The modern Games, in allowing politics to overshadow sports, broke with their predecessors. After the Munich tragedy, the 1976 Montreal event left a trail of debt that Quebec taxpayers only recently paid off — and for which British taxpayers now brace themselves — and saw the first of a series of boycotts. The Olympics had lost their ancient bearings.

Though nobody knew it at the time, the 1988 Seoul Olympics were a watershed. These Games were the first to be free from major political turmoil since Tokyo in 1964. More importantly, they represented the last Olympiad of the Cold War, with the Berlin Wall falling the next year, followed by the dissolution of the Evil Empire and German reunification.

The 20th Century took us through almost continual political upheaval, most of it defined by the bipolar Cold War mentality and the specter of nuclear Armageddon. With that edifice of pretension eroded, the Games were free to become athletic spectacles again.

Under today’s conditions of globalization — cultural homogenization, economic interdependence, decline of the nation‐​state even with respect to our enemies in war — international athletic competition assumes an ever‐​more parallel course to that of the world at large. As with all sporting events, the Olympics of the past two decades have become exponentially more entertainment‐​oriented. Even the proliferation of crass commercialism is a positive step because it returns the Olympics to the role they fulfill best: providing a forum for the globe’s finest athletes to show the rest of us a good time.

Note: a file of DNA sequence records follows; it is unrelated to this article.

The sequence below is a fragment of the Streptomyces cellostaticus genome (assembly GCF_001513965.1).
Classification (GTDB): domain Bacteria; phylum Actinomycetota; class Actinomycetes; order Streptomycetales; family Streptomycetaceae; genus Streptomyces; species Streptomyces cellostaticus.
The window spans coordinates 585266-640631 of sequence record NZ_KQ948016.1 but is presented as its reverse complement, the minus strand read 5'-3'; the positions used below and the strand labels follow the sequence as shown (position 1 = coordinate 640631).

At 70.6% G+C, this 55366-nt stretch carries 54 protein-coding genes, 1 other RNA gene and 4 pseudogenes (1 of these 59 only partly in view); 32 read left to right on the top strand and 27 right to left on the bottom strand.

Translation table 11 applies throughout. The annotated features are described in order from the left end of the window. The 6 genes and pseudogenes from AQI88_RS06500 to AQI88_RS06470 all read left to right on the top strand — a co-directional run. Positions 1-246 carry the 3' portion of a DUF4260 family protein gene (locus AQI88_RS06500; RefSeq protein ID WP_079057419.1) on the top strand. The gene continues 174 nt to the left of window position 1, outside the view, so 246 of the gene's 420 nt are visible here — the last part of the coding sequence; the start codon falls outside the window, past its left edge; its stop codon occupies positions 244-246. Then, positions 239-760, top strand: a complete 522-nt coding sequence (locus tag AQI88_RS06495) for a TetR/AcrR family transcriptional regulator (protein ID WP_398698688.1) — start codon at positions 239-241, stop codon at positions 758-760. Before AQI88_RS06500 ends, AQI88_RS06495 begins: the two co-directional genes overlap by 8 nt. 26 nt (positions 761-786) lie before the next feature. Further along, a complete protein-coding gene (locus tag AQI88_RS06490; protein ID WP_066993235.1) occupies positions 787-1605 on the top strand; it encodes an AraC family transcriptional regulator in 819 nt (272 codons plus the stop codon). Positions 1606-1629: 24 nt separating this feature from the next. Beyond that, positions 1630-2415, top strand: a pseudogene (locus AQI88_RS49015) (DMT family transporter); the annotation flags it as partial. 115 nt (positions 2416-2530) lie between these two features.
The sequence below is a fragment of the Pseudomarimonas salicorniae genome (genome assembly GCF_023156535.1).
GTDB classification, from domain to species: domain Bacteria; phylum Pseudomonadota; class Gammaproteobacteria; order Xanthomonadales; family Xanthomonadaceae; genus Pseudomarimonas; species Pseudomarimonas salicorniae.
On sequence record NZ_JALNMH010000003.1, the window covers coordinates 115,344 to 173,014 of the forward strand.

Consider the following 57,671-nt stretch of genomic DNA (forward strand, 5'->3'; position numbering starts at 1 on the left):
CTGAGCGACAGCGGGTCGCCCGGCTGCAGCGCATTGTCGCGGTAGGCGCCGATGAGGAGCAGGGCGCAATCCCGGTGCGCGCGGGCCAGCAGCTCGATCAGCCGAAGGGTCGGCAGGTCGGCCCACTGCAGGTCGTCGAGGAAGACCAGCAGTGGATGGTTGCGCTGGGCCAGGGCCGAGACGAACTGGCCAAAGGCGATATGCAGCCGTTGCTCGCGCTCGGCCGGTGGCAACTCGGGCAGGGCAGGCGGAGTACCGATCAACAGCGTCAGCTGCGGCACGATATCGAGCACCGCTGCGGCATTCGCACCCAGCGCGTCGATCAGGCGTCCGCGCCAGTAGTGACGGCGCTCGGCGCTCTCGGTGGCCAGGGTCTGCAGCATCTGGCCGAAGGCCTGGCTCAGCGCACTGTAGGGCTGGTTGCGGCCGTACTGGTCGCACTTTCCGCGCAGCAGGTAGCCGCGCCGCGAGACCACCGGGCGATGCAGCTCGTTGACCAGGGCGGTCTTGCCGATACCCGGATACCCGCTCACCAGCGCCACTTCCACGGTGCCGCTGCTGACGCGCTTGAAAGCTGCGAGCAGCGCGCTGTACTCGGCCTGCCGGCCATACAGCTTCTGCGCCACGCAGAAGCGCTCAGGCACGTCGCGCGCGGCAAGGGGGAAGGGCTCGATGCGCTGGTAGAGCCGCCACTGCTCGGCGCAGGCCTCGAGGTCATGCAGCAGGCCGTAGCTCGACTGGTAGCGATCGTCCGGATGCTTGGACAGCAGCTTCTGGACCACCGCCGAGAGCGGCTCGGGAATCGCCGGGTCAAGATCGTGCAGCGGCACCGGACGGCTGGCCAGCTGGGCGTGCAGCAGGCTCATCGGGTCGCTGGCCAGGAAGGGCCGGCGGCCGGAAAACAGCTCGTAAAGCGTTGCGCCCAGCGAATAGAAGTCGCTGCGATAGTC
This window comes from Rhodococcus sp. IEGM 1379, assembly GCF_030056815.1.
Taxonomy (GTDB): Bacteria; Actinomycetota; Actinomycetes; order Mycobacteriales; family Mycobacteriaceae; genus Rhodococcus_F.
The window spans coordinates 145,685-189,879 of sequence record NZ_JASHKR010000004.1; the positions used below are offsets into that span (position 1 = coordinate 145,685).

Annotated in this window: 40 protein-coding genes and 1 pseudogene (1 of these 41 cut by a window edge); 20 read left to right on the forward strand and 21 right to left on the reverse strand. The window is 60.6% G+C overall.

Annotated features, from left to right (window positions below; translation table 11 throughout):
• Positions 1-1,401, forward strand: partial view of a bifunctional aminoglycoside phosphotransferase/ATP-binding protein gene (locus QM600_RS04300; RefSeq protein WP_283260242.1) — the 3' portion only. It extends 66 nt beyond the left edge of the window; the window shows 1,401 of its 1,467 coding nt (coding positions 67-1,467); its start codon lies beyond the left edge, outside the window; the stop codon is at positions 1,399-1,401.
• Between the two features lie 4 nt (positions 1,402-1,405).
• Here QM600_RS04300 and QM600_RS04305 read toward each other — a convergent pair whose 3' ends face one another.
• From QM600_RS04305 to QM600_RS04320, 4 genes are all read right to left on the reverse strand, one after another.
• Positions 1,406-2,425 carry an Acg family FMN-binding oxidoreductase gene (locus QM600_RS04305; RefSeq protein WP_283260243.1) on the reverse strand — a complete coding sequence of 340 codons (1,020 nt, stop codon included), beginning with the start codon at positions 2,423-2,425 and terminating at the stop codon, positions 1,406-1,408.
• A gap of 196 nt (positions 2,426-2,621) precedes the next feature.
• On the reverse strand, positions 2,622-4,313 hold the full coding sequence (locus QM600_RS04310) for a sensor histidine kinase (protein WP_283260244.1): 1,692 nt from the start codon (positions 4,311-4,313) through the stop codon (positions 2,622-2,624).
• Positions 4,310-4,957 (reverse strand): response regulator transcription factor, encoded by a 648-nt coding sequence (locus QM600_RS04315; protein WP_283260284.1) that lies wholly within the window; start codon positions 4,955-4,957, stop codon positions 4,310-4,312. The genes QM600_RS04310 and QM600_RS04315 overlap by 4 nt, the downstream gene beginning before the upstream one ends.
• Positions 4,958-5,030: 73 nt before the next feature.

The Olympics now bring us the absolute best, without regard to color, creed, contract, or the Iron Curtain. The nature of the Olympic “movement,” meanwhile, has returned to the entertainment, ritual, and indeed athletic value of the original Games. Gone is the sham of amateurism, as athletes are once more individuals, not tools of the state.

Tradition meet meritocracy; Coubertin meet Milton Friedman. Counter the conventional narrative, the symbiotic relationship between sports and society has reverted to its original, proper status under the ancient Greeks.

Returning to 2012, the various London “scandals” are mere sound and fury compared to the Cold War‐​era misuse of sports for political purposes — or, more prosaically, the lack of snow at the 2010 Vancouver Winter Games. Even the tiff over foreign‐​made blazers betrays a lack of understanding about international trade. After all, the very reason consumers don’t have to be polo‐​playing scions to afford the iconic wares of Ralph Lauren — which is outfitting the U.S. team at no cost to taxpayers — is because the company seeks out low‐​cost manufacturing.

The grandees of both the I.O.C. and Congress peddle utopian myths when they should be recognizing that the Olympics are no more or less than the very best the sports world has to offer.

About the Author
Ilya Shapiro

Ilya Shapiro is the director of the Robert A. Levy Center for Constitutional Studies at the Cato Institute and publisher of the Cato Supreme Court Review.